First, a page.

Pocopson Founders Day in jeopardy, needs volunteers

Penelope the goat gets an approved ‘pet’ status

By Karen Cresta, Staff Writer, The Times

The Pocopson Board of Supervisors agreed Monday night to designate Penelope the goat — a pygmy goat — as a family pet, not livestock, of a Bragg Hill Road family.

The Pocopson Board of Supervisors agreed Monday night to designate Penelope the goat — a pygmy goat — as a family pet, not livestock, of a Bragg Hill Road family.

POCOPSON – The township’s Board of Supervisors meeting on Monday night focused on some celebrations and some tribulations.

The tenth year celebration of Pocopson Township Founders’ Day is in need of some volunteers. Chair Colleen McKinney, informed the board that as in previous years, the committee is in need of community members to devote two hours or so to make the event run smoothly on Sunday, September 25.

The event is in jeopardy of being ten and done, according to McKinney. The event solicits for volunteers to help set up the day prior to the event, direct parking, oversee children’s games, moon bounces and hay rides the day of the event, and clean up after the event. Supervisor Chair Ricki Stumpo expressed the importance to continue the tradition and her sadness if it couldn’t because of lack of help.

“It’s a shame,” said Stumpo. “Anyone interested in volunteering can call me at the township office.”

The board of supervisors approved the vote to have Penelope, a pygmy goat, to be given the status of a pet and not livestock. The board and attendees celebrated the unanimous decision and viewed pictures passed around to all in the room. Penelope was pictured sitting in a chair and walking on a leash.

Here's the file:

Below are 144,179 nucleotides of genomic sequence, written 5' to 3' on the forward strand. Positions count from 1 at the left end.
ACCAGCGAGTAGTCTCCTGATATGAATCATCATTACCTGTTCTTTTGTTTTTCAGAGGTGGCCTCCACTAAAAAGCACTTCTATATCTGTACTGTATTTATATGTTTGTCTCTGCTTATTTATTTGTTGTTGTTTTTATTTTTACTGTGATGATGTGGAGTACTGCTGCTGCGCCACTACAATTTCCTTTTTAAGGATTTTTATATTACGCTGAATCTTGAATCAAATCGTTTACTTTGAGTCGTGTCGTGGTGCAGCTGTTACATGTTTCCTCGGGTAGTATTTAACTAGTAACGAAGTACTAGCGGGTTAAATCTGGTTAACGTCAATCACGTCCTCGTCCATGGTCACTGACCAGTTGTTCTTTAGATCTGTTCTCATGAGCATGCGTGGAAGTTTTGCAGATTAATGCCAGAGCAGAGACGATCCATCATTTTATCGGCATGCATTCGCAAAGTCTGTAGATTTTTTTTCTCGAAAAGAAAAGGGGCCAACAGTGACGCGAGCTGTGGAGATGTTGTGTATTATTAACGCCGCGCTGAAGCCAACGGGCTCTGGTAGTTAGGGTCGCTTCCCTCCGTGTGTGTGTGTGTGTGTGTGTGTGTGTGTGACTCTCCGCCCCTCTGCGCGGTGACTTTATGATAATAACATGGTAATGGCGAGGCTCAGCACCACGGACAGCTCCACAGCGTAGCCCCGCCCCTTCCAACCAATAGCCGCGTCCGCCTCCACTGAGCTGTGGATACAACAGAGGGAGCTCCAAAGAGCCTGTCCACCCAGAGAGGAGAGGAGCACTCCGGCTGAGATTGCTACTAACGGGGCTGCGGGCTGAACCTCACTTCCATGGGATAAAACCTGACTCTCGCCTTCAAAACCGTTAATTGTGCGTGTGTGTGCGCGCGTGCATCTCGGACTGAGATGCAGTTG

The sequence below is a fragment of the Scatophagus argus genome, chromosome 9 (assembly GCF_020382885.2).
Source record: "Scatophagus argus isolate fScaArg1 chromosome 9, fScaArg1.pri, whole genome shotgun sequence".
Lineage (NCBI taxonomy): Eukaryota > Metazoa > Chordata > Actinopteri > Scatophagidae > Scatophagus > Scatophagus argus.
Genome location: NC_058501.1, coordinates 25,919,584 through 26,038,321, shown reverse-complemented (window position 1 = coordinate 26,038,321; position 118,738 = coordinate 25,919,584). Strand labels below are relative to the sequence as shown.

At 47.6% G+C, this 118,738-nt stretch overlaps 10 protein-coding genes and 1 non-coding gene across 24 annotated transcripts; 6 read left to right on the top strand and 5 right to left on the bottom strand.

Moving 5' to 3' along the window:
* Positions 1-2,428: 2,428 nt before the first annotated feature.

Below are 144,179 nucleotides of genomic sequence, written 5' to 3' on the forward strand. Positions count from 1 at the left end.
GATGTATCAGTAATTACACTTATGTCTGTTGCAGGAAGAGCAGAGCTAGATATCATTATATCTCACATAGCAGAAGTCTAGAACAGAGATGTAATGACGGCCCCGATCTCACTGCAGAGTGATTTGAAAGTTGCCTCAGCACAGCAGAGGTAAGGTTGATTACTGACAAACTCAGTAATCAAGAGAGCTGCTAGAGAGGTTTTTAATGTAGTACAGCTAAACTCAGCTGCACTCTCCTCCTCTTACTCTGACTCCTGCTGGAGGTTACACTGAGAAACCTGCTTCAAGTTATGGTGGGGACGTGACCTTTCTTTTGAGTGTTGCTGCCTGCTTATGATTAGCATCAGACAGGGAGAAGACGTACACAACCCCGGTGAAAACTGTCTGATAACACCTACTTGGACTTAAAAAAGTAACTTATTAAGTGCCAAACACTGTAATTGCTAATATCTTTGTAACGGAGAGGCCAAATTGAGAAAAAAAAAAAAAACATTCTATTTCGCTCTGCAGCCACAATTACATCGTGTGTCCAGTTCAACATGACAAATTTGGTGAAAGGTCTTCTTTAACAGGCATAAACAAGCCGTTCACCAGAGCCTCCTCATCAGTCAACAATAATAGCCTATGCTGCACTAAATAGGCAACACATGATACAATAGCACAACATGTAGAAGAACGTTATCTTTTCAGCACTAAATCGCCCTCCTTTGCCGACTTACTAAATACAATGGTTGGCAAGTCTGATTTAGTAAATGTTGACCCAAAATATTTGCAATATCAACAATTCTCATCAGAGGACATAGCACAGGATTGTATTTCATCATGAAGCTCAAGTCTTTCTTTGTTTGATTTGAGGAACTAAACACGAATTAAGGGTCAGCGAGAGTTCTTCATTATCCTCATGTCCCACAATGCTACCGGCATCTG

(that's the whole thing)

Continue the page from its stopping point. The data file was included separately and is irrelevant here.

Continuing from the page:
Penelope resides at the Colella residence on Bragg Hill Road and is treated just like a pet dog according to the owner’s attorney. Upon approval from the zoning hearing board on May 26, Penelope will be granted as an official pet of Pocopson Township.

An on-going tribulation, the status of the Barnard House, was again listed on the agenda and the supervisors were unable to vote on accepting the contract for the security system as a last step in order to have the Kennett Underground Railroad Center (KURC) occupy the renovated portion of the house. Supervisor Alice Balsama is working with the township solicitor to resolve some concerns regarding the contract. The supervisors are expected to vote on it at the next meeting in June.

The board approved an additional $2,380 for the Barnard House to purchase a keypad lock system to access the newly renovated hall bathroom during KURC office hours.

The township’s occupancy of the building as originally planned was put on hold at this time due to the projected costs of the rest of the building renovations.

According to Supervisor Elaine DiMonte, there have been discussions with Chester County to define the uses of the building for the township. Restrictions came along with the sale at $1 in 2008 and the board is seeking clarification to move forward with decisions on the extent of window repairs and keeping within the timeframe of the Keystone grant awarded to the township.

Public Works Director Mark Knightly reported that the workmanship for the roofing, although shoddy, was not impaired in anyway.

Knightly also reported some tribulations for the Locust Grove Schoolhouse – termites. Some damage to the historic building was discovered and the supervisors voted in favor to spend up to $995 to correct the problem as soon as possible.

The schoolhouse, located at 525 Locust Grove Road, will take time to celebrate with a garage sale on Saturday, May 21, from 8 a.m. – 3 p.m. All proceeds will benefit the schoolhouse.

Stumpo was happy to report that Jim Knightly, brother to Mark Knightly, returned from his service in the military based in Dubai, and accepted the position as a new public works’ employee.

The meeting adjourned and a cake was presented to celebrate Balsama’s birthday.

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